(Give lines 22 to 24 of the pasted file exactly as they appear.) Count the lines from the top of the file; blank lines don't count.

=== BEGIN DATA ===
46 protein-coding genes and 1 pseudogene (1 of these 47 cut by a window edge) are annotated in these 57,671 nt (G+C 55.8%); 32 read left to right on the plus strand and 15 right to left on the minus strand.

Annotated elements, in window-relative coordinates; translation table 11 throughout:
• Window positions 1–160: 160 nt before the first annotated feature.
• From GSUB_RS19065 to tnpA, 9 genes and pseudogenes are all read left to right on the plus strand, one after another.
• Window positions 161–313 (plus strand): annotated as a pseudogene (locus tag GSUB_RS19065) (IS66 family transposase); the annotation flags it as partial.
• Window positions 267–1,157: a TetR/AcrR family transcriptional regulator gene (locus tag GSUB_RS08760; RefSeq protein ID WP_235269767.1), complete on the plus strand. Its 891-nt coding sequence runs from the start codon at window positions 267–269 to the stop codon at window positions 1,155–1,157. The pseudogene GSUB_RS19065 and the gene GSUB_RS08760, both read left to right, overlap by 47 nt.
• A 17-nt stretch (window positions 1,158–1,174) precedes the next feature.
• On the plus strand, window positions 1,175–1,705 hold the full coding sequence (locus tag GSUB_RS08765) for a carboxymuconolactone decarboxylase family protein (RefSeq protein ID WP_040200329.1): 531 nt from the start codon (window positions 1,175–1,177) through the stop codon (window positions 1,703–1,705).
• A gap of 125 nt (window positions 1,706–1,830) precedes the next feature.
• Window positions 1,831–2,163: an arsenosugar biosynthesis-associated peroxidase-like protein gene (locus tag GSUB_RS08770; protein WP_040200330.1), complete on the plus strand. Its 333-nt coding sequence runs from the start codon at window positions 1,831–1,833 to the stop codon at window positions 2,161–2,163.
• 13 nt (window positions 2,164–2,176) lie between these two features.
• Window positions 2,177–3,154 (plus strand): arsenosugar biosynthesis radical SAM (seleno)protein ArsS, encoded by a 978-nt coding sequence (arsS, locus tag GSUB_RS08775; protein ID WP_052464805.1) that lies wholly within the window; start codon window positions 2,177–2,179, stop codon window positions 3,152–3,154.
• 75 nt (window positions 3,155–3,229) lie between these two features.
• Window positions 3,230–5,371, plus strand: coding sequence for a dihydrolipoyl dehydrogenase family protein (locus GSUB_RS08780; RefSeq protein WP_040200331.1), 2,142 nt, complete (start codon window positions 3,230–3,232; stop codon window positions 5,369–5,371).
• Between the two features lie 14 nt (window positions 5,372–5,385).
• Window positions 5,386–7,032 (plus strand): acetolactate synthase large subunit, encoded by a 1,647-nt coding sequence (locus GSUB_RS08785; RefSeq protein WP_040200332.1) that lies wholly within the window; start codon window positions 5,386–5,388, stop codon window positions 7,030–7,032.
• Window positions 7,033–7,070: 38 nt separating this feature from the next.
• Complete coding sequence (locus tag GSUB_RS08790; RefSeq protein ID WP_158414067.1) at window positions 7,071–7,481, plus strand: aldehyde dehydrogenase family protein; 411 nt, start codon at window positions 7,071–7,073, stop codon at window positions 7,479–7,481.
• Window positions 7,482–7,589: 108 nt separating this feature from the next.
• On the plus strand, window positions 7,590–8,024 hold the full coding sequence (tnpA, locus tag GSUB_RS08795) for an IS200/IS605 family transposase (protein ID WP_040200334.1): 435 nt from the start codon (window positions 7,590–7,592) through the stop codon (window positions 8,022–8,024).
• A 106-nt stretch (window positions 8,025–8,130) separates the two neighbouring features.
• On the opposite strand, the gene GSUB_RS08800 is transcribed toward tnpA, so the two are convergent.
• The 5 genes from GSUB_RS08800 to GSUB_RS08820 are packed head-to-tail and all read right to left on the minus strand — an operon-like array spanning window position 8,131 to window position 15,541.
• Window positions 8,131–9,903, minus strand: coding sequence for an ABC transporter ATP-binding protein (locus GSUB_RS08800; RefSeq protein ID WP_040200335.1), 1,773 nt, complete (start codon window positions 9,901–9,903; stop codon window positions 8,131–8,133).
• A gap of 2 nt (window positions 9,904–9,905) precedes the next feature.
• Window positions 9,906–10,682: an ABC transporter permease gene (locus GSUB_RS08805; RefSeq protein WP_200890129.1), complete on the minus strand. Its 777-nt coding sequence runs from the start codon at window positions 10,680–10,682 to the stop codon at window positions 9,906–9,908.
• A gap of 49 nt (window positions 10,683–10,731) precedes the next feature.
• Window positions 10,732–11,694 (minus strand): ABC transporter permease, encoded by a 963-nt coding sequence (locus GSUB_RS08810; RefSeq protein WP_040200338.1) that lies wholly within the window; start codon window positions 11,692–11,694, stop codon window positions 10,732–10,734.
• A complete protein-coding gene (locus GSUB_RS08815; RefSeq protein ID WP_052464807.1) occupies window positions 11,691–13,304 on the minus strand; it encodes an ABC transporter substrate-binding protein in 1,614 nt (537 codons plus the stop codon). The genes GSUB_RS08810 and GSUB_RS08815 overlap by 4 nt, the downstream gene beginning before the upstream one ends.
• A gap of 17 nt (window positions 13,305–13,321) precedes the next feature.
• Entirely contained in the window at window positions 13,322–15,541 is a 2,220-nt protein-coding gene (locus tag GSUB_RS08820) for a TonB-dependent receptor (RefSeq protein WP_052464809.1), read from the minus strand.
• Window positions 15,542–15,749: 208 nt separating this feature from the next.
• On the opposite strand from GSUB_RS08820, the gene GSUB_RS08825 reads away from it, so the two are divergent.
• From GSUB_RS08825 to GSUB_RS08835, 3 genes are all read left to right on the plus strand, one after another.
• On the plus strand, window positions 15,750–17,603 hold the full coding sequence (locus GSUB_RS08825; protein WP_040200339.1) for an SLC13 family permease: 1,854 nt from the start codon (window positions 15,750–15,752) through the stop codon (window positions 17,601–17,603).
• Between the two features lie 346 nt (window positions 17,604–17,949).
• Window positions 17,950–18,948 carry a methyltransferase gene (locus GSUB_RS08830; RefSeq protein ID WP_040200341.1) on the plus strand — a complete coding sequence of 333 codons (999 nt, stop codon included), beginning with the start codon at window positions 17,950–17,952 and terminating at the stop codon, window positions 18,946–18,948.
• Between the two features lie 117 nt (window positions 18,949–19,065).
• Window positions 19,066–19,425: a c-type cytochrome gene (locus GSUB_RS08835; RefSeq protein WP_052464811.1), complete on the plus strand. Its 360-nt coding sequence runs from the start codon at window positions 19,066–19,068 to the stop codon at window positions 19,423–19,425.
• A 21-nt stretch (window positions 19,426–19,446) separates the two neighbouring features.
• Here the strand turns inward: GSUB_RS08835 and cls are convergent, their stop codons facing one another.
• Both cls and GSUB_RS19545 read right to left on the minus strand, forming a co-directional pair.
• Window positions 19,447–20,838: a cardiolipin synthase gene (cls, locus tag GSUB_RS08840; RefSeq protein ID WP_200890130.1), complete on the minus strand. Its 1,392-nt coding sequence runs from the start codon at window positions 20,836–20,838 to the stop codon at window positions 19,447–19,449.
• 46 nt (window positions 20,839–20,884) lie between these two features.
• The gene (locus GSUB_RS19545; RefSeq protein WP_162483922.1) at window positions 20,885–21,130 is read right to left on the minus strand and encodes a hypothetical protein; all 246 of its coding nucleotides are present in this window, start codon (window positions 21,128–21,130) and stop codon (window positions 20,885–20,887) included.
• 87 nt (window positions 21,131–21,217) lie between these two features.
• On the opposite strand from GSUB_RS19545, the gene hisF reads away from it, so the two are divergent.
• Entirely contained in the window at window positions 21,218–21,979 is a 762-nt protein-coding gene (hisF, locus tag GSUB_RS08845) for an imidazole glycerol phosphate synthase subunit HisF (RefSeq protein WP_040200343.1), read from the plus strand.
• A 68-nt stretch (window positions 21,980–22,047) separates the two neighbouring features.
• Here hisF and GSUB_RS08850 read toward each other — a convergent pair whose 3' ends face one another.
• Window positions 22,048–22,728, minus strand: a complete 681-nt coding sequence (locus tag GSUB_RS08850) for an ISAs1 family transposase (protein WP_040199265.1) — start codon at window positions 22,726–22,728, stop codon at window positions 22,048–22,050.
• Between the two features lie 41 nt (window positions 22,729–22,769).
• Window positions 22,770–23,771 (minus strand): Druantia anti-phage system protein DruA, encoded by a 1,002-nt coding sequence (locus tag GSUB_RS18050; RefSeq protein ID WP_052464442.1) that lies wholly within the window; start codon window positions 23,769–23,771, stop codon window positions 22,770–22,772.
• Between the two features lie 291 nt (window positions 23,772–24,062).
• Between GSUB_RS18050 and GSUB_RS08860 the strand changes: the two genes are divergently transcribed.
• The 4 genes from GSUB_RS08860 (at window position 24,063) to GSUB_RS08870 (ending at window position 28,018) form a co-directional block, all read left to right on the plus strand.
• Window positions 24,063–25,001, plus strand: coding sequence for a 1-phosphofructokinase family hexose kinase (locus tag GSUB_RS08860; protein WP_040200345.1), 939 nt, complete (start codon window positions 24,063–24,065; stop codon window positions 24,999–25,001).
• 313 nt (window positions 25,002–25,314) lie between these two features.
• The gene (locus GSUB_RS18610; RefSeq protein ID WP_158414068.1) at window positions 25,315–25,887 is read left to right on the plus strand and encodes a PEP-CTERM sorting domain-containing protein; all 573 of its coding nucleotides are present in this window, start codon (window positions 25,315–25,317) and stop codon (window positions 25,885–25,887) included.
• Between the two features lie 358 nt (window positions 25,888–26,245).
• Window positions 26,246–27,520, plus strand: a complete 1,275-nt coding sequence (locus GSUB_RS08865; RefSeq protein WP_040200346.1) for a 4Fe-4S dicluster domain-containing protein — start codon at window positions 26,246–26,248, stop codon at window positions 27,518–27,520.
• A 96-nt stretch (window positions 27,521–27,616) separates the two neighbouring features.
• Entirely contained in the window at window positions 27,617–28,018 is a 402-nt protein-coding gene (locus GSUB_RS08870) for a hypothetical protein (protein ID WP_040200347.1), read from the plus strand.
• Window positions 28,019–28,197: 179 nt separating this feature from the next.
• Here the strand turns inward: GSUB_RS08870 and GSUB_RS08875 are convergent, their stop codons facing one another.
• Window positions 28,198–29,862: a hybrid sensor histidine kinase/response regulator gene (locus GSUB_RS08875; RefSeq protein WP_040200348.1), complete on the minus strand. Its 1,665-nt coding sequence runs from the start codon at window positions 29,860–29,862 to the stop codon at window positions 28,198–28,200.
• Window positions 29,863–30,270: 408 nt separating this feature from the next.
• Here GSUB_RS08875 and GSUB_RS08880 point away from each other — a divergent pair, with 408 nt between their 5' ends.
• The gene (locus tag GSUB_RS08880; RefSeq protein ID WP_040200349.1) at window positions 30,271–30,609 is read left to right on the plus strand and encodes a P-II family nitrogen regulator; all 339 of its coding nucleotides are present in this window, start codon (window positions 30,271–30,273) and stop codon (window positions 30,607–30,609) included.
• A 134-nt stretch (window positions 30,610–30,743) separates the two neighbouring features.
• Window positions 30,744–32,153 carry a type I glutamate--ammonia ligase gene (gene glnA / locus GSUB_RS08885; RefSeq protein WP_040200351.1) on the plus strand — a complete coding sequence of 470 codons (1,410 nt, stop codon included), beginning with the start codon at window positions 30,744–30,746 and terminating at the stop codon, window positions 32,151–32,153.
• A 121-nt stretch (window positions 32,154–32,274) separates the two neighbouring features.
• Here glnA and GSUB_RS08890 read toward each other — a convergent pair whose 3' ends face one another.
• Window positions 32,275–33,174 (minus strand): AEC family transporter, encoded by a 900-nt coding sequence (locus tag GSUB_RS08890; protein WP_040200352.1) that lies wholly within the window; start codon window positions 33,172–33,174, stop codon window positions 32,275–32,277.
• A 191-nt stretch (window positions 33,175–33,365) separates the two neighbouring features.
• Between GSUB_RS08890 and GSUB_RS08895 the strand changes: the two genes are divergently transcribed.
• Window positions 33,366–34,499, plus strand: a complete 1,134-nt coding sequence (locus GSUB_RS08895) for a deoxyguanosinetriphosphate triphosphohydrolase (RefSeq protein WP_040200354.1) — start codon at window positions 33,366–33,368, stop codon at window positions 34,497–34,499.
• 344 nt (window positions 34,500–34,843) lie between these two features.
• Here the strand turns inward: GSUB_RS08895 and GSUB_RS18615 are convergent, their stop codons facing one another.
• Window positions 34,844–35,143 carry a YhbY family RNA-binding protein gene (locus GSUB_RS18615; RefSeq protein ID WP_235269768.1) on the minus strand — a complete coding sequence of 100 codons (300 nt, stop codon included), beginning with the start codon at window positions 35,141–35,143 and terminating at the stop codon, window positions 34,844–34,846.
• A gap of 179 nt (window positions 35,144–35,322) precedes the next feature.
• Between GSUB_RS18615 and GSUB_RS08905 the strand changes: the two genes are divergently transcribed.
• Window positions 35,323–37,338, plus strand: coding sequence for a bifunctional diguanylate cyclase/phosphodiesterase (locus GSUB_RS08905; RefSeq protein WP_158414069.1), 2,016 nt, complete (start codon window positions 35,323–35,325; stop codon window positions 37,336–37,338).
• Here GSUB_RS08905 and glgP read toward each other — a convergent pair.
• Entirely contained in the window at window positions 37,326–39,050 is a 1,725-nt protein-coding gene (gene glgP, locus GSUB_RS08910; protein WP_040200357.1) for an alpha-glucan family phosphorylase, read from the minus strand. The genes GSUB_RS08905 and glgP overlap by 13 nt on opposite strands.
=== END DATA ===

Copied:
• On the opposite strand, the gene GSUB_RS08800 is transcribed toward tnpA, so the two are convergent.
• The 5 genes from GSUB_RS08800 to GSUB_RS08820 are packed head-to-tail and all read right to left on the minus strand — an operon-like array spanning window position 8,131 to window position 15,541.
• Window positions 8,131–9,903, minus strand: coding sequence for an ABC transporter ATP-binding protein (locus GSUB_RS08800; RefSeq protein ID WP_040200335.1), 1,773 nt, complete (start codon window positions 9,901–9,903; stop codon window positions 8,131–8,133).